Acoustic guitar for absolute beginner
December 7, 2011 8:14 AM   Subscribe

Recommendations for an acoustic guitar (Yamaha, < $200) on which to learn to play?

My sister is looking at two guitars in particular:
Yamaha F325 and Yamaha FG700MS

Do you recommend either of these or do you have any other recommendations for guitars and/or books for beginners? She read up on Seagull but they're out of her budget. Oh, and she's in Toronto. Thank you all.
posted by methroach to Sports, Hobbies, & Recreation (16 answers total) 3 users marked this as a favorite
Best answer: My recommendations on acoustic guitars for absolute beginners is -

1. get one that seems intact, not warped or discolored anywhere that is noticeable. You could bring a knowledgeable person along to check out the guitar you are getting if you are buying it somewhere in person vs. mail order.

2. use your ears. Some people go "i know nothing about guitar, I can't tell one from another" and in that case, unless you have a truckload of cash lying around to buy a super fancy Taylor or somethin' - it won't matter a whole lot how good you can tell it sounds until you are better and are used to telling what sounds good to you. Based on this, I would go, then with

3. Getting a used one. I have often been told that good guitars will get better sounding with age if they are properly cared for. I'm not sure I've ever believed that, but I do know that a used nice acoustic guitar can be easily as good or far better than a brand new guitar of equal dollar value.

Personally I would never buy an acoustic guitar online because there's a good chance I might not like it once I got it, and have to send it back, which is a p.i.t.a. I would just look for used ones on craigslist or go to a Guitar Center and strum it a bit. Most Guitar Centers nowadays usually have a relatively soundproofed room you can toy around with acoustic guitars in.

I bet you could find a used Seagull if you look around. In fact I think I see one on Toronto craigslist right now, along with at least 5+ others posted in the last couple of days. : )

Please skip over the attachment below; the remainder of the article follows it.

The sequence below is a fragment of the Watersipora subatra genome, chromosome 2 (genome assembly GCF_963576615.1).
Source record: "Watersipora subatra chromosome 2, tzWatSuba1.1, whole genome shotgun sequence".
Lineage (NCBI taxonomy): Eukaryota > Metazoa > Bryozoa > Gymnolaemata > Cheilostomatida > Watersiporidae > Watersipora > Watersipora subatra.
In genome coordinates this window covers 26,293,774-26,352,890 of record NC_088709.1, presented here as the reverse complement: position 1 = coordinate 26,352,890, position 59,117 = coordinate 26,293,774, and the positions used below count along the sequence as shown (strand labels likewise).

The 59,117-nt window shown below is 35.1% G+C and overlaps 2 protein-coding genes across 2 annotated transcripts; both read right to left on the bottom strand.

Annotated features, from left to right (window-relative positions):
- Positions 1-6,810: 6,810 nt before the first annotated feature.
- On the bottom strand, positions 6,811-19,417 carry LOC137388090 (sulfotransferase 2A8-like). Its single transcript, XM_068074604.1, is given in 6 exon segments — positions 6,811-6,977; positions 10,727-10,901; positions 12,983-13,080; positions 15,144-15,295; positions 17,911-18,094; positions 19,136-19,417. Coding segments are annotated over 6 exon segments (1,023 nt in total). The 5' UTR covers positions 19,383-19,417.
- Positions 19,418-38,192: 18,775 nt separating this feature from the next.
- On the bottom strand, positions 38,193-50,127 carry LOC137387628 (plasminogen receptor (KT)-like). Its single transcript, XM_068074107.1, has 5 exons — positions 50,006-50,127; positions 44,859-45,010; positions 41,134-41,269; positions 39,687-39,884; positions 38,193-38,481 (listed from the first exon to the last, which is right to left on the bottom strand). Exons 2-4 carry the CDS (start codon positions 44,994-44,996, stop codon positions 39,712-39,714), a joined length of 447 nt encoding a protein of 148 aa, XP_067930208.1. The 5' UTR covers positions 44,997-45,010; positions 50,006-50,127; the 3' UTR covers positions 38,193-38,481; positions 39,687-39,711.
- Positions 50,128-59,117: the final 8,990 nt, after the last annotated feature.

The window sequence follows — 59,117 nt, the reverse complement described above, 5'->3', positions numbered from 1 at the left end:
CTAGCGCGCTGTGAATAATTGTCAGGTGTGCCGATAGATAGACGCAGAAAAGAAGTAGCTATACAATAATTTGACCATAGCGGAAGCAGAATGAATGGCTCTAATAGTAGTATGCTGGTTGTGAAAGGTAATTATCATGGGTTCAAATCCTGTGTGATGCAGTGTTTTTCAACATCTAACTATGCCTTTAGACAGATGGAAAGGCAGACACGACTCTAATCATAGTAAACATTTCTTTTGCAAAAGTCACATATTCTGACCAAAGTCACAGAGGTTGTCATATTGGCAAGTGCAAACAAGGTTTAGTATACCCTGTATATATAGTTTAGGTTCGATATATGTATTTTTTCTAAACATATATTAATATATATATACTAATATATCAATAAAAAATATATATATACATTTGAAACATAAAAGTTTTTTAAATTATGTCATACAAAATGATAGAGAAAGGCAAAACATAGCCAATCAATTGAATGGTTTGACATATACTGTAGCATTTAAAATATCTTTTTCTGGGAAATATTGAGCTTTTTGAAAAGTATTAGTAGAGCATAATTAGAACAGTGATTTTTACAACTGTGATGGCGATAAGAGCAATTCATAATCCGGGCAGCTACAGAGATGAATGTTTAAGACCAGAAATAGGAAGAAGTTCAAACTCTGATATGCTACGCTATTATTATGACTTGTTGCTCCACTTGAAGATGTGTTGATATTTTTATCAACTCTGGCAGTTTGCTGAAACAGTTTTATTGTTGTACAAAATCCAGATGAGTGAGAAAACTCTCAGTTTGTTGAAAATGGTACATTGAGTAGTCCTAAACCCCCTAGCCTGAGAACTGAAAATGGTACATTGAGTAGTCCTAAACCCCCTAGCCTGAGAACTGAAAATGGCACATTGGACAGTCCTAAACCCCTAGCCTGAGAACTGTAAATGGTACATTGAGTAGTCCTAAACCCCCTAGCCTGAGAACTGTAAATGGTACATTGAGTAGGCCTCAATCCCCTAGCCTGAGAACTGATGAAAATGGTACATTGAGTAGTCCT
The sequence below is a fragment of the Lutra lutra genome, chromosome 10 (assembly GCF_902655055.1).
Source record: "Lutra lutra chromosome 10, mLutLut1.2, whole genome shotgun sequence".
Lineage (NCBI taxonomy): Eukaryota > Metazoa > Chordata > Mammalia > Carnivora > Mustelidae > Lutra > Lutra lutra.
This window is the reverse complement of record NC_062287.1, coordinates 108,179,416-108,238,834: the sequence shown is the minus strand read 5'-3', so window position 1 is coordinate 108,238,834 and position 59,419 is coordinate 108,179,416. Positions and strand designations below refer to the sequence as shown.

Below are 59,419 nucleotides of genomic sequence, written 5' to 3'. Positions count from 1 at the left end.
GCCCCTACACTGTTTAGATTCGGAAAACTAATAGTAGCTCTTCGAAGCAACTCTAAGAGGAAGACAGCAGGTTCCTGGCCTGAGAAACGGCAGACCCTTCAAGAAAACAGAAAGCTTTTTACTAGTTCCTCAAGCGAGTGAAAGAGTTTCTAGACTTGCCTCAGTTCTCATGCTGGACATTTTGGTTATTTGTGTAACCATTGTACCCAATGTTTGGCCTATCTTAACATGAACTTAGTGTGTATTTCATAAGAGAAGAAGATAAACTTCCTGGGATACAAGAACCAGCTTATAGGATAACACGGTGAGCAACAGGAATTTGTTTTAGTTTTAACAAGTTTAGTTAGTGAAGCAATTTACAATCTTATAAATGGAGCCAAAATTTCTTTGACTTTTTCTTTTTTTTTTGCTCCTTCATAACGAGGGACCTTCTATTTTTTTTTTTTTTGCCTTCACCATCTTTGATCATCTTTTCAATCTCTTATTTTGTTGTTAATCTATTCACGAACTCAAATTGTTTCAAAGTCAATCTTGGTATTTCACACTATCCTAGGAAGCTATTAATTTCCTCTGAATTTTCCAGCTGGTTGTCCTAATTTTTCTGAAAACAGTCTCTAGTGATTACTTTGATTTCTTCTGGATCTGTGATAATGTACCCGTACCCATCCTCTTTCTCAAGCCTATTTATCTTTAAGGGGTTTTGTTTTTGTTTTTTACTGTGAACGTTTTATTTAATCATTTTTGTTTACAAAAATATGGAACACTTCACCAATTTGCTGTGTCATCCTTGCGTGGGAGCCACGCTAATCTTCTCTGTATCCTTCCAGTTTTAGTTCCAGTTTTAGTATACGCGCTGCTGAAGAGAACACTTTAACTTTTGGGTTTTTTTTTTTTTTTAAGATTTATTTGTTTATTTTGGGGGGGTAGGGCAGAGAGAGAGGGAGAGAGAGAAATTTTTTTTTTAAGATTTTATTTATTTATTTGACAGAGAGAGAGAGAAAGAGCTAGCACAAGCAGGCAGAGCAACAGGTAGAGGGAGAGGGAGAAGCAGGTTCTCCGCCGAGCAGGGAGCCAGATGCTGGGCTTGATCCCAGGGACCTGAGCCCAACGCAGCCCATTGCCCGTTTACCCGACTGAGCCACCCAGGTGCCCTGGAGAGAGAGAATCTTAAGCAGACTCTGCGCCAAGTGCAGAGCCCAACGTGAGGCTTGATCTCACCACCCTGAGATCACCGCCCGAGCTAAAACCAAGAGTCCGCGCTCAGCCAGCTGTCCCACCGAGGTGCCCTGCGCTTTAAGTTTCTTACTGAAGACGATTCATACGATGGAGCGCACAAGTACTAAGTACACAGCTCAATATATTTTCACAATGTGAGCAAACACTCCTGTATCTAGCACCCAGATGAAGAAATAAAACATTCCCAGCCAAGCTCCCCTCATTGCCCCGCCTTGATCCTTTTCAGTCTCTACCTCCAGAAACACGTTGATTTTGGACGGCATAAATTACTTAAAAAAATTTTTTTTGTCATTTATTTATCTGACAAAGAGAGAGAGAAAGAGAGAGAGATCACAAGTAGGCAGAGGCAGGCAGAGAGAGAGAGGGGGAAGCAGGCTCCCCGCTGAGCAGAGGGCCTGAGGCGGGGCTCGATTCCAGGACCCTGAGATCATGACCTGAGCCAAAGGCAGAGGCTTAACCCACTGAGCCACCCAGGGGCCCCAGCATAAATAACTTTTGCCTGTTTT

happy hunting!

p.s personally, I have an old Guild, and I love it, but it was considerably pricier than her budget allows.
posted by bitterkitten at 8:35 AM on December 7, 2011 [1 favorite]

Best answer: My first guitar was a Yamaha acoustic--purchased almost 20 years ago--and I still play it frequently (this morning, in fact). I'm not sure which model it was, but Yamaha does make some good guitars (no view, though, on those particular models).

If there is a reputable guitar shop in your/her area, I'd consider getting a used guitar. Guitars are like cars, and you overpay buying new. Since you probably won't have a personal basis for examination, get the reputable shop to help you find a good one from their inventory. You can buy a better guitar used than new at your price point.
posted by Admiral Haddock at 8:38 AM on December 7, 2011

Best answer: If she has any friends who play guitar, she should ask them for help in selecting one. Yamaha does, AFAIK, make pretty good low-end/beginner guitars.
posted by thelonius at 8:42 AM on December 7, 2011

The Jasmine by Takamine (less than $100 on Amazon right now) is a pretty great beginner's guitar at an unbeatable price.

If you buy online, make sure to throw in an extra set of strings.
posted by Bourbonesque at 9:01 AM on December 7, 2011

Best answer: At the risk of sounding like a broken record, I will say don't buy a guitar you haven't played (ok: held) and felt comfortable with. Some things to consider: does it sound good, and does it stay in tune (the latter is perhaps the most important for beginners). With those rules in mind the brand / model doesn't matter. I second the 'get a used guitar' and 'hang out with your local guitar shop guys' recommendations.
posted by zomg at 9:20 AM on December 7, 2011

Craigslist is good for a musician who knows what they want, but not so good for a starter. You have to visit someone's place and then you are forced to make a decision on the spot. Not ideal in this case. Also, a used instrument isn't a great bargain in itself unless you have some experience and a clear idea about what you are looking for. For a student instrument I would recommend a new Yamaha.

I would recommend Long and McQuade or Steve's Music in downtown Toronto. You have a selection of guitars to choose from, you can take your time deciding, you can go home and think about it if you want, and they also have books which the staff can recommend. And if there is a problem you can return or exchange it.